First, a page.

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      Investigating the Increase in Domestic Violence Post Disaster: An Australian Case Study

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      Journal of Interpersonal Violence

      SAGE Publications

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          Most cited references 14

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          Racial Threat and Social Control: A Test of The Political, Economic, and Threat of Black Crime Hypotheses

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            Like a Fish Out of Water: Reconsidering Disaster Recovery and the Role of Place and Social Capital in Community Disaster Resilience

            In this paper we draw on the findings of a critical, multi-sited ethnographic study of two rural communities affected by a wildfire in British Columbia, Canada to examine the salience of place, identity, and social capital to the disaster recovery process and community disaster resilience. We argue that a reconfiguration of disaster recovery is required that more meaningfully considers the role of place in the disaster recovery process and opens up the space for a more reflective and intentional consideration of the disorientation and disruption associated with disasters and our organized response to that disorientation. We describe a social-psychological process, reorientation, in which affected individuals and communities navigate the psychological, social and emotional responses to the symbolic and material changes to social and geographic place that result from the fire's destruction. The reorientation process emphasizes the critical importance of place not only as an orienting framework in recovery but also as the ground upon which social capital and community disaster resilience are built. This approach to understanding and responding to the disorientation of disasters has implications for community psychologists and other service providers engaged in supporting disaster survivors. This includes the need to consider the complex dynamic of contextual and cultural factors that influence the disaster recovery process.
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              Increased gender-based violence among women internally displaced in Mississippi 2 years post-Hurricane Katrina.

              Although different types of gender-based violence (GBV) have been documented in disaster-affected populations, no studies have documented a quantitative increase in rates of GBV among populations living in protracted displacement after a disaster. We aimed to assess the change in rates of GBV after Hurricane Katrina among internally displaced people (IDPs) living in travel trailer parks in Mississippi. The study design included successive cross-sectional randomized surveys, conducted in 2006 and 2007, among IDPs in Mississippi using a structured questionnaire. We sampled 50 travel trailer parks in 9 counties in Mississippi in 2006, and 69 parks in 20 counties in 2007. A total of 420 female respondents comprised the final sample. We measured respondent demographics, forms of GBV including sexual and physical violence further subtyped by perpetrator, suicidal ideation, suicide attempt, and Patient Health Questionnaire-9-assessed depression. Respondents had a mean age of 42.7 years. The crude rate of new cases of GBV among women increased from 4.6/100,000 per day to 16.3/100,000 per day in 2006, and remained elevated at 10.1/100,000 per day in 2007. The increase was primarily driven by the increase in intimate partner violence. GBV experience was significantly associated with increased risk for poor mental health outcomes. Overall, the rate of GBV, particularly intimate partner violence, increased within the year following Hurricane Katrina and did not return to baseline during the protracted phase of displacement. Disaster planning efforts should incorporate plans to decrease the incidence of GBV following a disaster, and to ensure adequate services to people with postdisaster GBV experience.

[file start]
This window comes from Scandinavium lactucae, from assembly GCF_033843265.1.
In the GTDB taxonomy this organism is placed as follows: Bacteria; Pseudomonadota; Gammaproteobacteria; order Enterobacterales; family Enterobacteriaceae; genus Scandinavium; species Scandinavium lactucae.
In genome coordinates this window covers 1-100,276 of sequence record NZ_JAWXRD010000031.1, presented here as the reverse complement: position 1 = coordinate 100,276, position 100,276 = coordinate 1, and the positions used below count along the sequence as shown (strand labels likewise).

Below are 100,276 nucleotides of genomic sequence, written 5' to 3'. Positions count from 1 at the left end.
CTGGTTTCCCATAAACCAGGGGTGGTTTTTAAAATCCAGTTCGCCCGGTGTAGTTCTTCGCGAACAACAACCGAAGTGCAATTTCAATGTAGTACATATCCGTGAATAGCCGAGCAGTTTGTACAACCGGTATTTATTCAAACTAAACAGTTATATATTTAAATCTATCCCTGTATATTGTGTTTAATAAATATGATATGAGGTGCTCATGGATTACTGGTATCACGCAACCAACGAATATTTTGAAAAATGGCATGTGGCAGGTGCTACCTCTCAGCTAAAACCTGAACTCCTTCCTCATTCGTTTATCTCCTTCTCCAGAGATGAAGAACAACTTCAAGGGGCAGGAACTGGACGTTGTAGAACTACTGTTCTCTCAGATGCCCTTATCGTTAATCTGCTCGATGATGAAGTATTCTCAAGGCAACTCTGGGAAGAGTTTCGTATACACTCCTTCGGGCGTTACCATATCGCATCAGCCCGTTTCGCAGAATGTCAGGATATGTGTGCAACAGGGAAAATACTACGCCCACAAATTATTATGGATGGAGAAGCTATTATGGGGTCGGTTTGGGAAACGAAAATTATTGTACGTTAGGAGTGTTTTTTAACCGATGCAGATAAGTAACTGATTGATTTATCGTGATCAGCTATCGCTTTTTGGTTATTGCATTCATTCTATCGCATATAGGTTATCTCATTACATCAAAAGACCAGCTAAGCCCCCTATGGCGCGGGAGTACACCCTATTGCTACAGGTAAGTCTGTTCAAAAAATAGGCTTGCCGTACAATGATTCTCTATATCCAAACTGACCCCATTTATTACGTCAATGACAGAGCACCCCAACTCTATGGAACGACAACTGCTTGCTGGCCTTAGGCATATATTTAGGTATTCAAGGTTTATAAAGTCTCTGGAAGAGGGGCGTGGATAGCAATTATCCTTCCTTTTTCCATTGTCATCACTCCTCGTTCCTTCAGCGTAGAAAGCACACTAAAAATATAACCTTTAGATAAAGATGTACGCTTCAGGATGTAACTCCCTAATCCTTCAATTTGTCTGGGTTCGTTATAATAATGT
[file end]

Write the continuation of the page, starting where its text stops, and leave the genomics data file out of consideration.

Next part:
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                Author and article information

                Journal
                Journal of Interpersonal Violence
                J Interpers Violence
                SAGE Publications
                0886-2605
                1552-6518
                February 08 2019
                June 2019
                March 20 2017
                June 2019
                : 34
                : 11
                : 2333-2362
                Affiliations
                [1 ]Monash University, Clayton, Victoria, Australia
                Article
                10.1177/0886260517696876
                © 2019

                http://journals.sagepub.com/page/policies/text-and-data-mining-license

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